Roper, a hostage negotiator catches a murderous bank robber after a blown heist. The bank robber escapes and immediately goes after the man who put him behind bars. The ending is played out... See full summary »
A veteran cop, Murtaugh, is partnered with a young suicidal cop, Riggs. Both having one thing in common; hating working in pairs. Now they must learn to work with one another to stop a gang of drug smugglers.
Detroit cop Axel Foley is delighted when he receives a surprise visit from his best friend Mikey Tandino, who lives in California. Not long after Mikey arrives in Detroit, Mikey is killed, right in front of Axel, by a man named Zack. Axel follows Zack to Beverly Hills, California, where Beverly Hills police department Lieutenant Andrew Bogomil assigns Detective Billy Rosewood and Rosewood's partner, Sergeant John Taggart, to keep an eye on Axel. Axel visits his friend Jenny Summers, who works in an art gallery. With Jenny's help, Axel discovers that Zack works for Jenny's boss, Victor Maitland, the man who owns the art gallery. Maitland is a drug kingpin who is using the gallery as a front, and Maitland had Zack kill Mikey after Maitland accused Mikey of stealing some of Maitland's bonds. With the help of Jenny, Billy, and Taggart, Axel does what he can to make sure Maitland and Zack won't kill any more people. Written by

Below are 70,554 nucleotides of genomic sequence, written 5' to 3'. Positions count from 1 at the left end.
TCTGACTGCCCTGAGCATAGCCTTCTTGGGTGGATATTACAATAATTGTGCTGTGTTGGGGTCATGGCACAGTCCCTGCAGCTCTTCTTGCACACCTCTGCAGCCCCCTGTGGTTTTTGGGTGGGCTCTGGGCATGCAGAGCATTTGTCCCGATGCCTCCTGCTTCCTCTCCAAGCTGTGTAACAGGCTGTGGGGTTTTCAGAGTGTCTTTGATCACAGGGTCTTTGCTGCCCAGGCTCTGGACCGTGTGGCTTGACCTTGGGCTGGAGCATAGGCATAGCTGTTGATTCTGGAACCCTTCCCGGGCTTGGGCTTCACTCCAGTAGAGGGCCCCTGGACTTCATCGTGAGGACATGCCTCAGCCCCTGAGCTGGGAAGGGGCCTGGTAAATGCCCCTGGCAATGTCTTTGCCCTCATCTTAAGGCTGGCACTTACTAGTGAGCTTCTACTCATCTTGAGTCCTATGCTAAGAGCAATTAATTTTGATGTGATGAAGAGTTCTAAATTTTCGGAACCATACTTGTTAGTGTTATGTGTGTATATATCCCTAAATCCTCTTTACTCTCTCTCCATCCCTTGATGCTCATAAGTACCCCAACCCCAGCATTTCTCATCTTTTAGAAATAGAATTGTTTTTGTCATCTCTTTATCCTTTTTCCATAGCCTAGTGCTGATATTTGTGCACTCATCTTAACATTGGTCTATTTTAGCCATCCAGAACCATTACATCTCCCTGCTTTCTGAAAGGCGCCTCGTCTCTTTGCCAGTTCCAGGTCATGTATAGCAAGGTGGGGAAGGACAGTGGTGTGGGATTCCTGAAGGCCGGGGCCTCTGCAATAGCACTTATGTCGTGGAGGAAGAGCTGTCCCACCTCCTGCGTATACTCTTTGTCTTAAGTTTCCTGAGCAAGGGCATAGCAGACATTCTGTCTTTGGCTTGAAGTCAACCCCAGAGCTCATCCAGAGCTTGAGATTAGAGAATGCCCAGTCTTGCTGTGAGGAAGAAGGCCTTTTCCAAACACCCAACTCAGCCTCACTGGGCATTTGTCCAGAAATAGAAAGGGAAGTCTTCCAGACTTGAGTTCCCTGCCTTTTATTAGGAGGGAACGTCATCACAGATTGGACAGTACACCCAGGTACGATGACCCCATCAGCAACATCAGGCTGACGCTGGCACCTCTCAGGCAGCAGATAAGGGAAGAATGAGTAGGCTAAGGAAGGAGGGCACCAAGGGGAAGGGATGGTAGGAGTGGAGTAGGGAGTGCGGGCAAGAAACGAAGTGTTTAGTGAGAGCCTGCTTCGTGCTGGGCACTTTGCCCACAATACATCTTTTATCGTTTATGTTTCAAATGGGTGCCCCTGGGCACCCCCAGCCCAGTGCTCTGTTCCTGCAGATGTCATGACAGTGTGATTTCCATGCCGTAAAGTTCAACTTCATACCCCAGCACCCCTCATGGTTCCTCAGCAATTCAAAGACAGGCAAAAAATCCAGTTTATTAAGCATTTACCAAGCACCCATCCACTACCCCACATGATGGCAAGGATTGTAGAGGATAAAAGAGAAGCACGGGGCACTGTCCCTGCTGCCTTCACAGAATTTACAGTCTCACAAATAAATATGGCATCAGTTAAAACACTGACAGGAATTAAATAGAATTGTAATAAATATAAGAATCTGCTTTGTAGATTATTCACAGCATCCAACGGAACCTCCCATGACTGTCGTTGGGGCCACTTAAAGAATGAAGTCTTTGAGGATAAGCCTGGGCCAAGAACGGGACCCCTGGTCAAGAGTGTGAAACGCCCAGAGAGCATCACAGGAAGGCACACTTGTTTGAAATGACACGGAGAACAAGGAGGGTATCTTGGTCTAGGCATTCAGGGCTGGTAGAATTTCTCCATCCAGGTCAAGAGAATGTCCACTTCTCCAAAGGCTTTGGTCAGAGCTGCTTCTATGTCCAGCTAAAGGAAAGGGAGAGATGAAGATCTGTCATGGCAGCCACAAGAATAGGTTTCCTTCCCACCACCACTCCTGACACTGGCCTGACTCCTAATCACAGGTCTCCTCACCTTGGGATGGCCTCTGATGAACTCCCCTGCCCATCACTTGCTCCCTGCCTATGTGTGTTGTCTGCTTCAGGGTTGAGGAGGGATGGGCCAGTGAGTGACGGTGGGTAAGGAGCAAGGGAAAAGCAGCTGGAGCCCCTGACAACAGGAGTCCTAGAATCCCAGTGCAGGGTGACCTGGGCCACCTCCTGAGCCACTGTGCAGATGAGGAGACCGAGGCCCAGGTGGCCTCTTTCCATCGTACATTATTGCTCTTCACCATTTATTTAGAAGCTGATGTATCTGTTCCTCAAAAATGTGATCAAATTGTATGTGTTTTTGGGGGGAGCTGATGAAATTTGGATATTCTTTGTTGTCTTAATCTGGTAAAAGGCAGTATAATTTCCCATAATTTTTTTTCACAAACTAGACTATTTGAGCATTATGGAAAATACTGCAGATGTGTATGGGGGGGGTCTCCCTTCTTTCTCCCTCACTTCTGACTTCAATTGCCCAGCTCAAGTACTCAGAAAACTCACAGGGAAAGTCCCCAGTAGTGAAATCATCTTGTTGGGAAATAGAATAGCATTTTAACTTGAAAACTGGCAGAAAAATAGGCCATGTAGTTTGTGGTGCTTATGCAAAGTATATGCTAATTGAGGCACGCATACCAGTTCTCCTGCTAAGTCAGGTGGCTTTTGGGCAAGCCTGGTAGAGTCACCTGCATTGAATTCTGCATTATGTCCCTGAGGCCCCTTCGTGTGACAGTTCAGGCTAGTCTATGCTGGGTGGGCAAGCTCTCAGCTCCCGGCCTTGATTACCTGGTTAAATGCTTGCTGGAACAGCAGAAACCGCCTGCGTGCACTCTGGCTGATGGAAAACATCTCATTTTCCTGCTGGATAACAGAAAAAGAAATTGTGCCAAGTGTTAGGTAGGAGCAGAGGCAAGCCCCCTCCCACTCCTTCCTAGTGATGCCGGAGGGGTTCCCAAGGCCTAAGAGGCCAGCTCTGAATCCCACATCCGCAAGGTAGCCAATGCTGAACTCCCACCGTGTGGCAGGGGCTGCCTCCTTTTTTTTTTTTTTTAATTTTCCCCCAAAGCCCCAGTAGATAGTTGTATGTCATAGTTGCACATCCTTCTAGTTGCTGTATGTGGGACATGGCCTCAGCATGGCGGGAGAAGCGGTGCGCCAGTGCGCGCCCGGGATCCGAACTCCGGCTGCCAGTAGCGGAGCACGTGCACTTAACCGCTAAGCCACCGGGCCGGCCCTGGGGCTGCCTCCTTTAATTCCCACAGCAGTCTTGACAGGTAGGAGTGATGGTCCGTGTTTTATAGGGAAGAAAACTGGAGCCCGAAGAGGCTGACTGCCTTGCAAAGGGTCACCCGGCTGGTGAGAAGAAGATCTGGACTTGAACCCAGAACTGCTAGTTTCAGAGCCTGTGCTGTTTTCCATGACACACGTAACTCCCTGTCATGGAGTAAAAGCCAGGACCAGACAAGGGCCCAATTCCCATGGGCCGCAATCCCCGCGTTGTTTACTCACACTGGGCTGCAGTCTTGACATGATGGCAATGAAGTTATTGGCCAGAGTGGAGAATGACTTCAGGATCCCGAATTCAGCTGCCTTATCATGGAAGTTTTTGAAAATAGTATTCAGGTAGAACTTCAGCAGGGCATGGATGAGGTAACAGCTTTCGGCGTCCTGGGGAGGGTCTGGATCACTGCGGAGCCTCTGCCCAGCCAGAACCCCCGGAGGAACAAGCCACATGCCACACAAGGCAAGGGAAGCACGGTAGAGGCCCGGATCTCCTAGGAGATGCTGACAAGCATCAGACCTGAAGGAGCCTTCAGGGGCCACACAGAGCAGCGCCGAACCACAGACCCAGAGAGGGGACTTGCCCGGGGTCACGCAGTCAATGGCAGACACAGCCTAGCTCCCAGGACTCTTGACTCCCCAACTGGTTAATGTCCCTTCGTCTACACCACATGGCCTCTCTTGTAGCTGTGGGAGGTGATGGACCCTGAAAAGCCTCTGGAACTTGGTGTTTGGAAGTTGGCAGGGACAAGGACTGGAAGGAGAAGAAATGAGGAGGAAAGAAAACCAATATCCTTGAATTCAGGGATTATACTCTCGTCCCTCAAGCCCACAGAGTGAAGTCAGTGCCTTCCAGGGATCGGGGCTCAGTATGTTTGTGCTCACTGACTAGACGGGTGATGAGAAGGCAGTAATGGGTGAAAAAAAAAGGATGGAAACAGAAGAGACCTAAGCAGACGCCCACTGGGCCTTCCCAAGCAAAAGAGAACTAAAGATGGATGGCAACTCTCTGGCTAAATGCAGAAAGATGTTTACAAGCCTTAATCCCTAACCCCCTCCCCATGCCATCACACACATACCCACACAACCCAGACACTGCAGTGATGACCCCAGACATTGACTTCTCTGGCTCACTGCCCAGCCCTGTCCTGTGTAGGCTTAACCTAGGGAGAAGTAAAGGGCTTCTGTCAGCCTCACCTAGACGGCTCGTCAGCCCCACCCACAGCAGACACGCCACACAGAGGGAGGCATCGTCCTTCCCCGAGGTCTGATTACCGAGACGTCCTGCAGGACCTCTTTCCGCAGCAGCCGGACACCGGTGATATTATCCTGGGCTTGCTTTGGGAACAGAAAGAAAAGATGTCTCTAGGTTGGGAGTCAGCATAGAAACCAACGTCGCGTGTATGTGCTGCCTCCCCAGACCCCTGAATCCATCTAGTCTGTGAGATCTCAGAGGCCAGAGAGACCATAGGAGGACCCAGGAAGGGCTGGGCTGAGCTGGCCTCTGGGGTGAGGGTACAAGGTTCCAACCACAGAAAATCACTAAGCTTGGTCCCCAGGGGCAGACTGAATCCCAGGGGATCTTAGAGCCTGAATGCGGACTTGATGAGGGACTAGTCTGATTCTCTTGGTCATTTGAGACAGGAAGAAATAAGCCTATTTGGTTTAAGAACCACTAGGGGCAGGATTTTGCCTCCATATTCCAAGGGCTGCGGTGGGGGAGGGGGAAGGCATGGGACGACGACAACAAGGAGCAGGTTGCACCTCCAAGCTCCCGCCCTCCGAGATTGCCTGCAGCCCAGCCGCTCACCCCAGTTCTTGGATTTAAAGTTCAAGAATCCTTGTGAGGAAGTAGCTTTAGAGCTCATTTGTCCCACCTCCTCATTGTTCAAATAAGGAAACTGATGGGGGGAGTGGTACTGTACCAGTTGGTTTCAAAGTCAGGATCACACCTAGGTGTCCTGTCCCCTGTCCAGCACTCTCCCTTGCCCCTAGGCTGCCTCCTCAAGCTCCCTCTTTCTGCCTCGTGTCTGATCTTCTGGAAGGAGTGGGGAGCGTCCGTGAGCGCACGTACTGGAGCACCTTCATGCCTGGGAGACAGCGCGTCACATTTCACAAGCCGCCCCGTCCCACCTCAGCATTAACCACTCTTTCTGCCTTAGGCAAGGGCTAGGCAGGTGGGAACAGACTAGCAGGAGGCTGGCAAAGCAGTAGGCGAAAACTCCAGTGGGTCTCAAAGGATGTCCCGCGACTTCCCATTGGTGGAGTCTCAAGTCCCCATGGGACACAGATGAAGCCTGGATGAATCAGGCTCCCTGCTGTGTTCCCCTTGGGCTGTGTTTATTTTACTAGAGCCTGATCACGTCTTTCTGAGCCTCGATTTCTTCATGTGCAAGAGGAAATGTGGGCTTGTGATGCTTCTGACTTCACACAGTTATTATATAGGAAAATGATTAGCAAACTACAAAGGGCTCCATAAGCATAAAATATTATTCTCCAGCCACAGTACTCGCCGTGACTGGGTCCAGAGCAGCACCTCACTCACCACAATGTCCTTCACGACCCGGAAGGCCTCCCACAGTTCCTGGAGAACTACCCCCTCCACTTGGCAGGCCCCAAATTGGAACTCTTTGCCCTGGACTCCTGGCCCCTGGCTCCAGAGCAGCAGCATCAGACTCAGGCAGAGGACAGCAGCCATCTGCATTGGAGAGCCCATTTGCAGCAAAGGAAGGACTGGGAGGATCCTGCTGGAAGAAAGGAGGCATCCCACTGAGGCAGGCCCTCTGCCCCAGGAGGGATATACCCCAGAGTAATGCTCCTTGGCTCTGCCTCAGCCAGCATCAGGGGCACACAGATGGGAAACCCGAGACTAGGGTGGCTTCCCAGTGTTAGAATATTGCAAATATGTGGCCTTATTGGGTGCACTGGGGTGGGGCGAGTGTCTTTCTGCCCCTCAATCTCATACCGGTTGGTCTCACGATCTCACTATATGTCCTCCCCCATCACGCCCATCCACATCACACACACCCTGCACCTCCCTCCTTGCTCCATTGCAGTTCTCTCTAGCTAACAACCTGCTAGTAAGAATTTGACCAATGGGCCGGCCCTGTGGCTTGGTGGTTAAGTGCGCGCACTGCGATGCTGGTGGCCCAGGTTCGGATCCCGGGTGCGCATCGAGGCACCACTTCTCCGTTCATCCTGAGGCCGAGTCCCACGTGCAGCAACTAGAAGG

Originally, two men were supposed to be working in the art gallery scenes. When the director heard Bronson Pinchot's Serge impersonation, however, he thought it was so hysterical he scaled back the other part to give Pinchot more screen time. The second actor shows up only briefly with his shirt collar open too wide, on which Serge comments. See more »
In the shootout when Axel, Taggart and Rosewood are trying to get to Victor there is a sequence when the three of them are shooting over the top of a short wall. During this sequence all three fire at once, as Axel fires the slide of his gun goes back indicating he has run out of ammunition. The next shot shows them all firing again and only after this is Axel shown reloading. See more »
Without a doubt this film sums up the 80s; a feel-good movie with a great soundtrack and jaw-dropping stunts -- like that shot in the opening chase sequence with the bus doing a powerslide. And of course, Eddie Murphy's hilariously funny one-liners serve as a comic contrast to the violence and profanity. Why can't they make movies like this anymore?
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